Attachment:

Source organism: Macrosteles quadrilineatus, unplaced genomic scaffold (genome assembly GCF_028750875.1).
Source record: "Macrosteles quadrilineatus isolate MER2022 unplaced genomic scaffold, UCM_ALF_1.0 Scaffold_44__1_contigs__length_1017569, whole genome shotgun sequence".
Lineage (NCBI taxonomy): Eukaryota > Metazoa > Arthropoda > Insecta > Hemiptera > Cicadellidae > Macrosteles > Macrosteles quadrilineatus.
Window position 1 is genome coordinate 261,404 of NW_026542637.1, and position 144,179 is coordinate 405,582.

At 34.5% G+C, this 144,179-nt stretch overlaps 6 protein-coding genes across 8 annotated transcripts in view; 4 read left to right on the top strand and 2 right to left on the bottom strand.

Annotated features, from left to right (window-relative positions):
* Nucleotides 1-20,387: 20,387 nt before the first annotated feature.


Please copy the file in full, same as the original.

Source organism: Macrosteles quadrilineatus, unplaced genomic scaffold (genome assembly GCF_028750875.1).
Source record: "Macrosteles quadrilineatus isolate MER2022 unplaced genomic scaffold, UCM_ALF_1.0 Scaffold_44__1_contigs__length_1017569, whole genome shotgun sequence".
Lineage (NCBI taxonomy): Eukaryota > Metazoa > Arthropoda > Insecta > Hemiptera > Cicadellidae > Macrosteles > Macrosteles quadrilineatus.
Window position 1 is genome coordinate 261,404 of NW_026542637.1, and position 144,179 is coordinate 405,582.

At 34.5% G+C, this 144,179-nt stretch overlaps 6 protein-coding genes across 8 annotated transcripts in view; 4 read left to right on the top strand and 2 right to left on the bottom strand.

Annotated features, from left to right (window-relative positions):
* Nucleotides 1-20,387: 20,387 nt before the first annotated feature.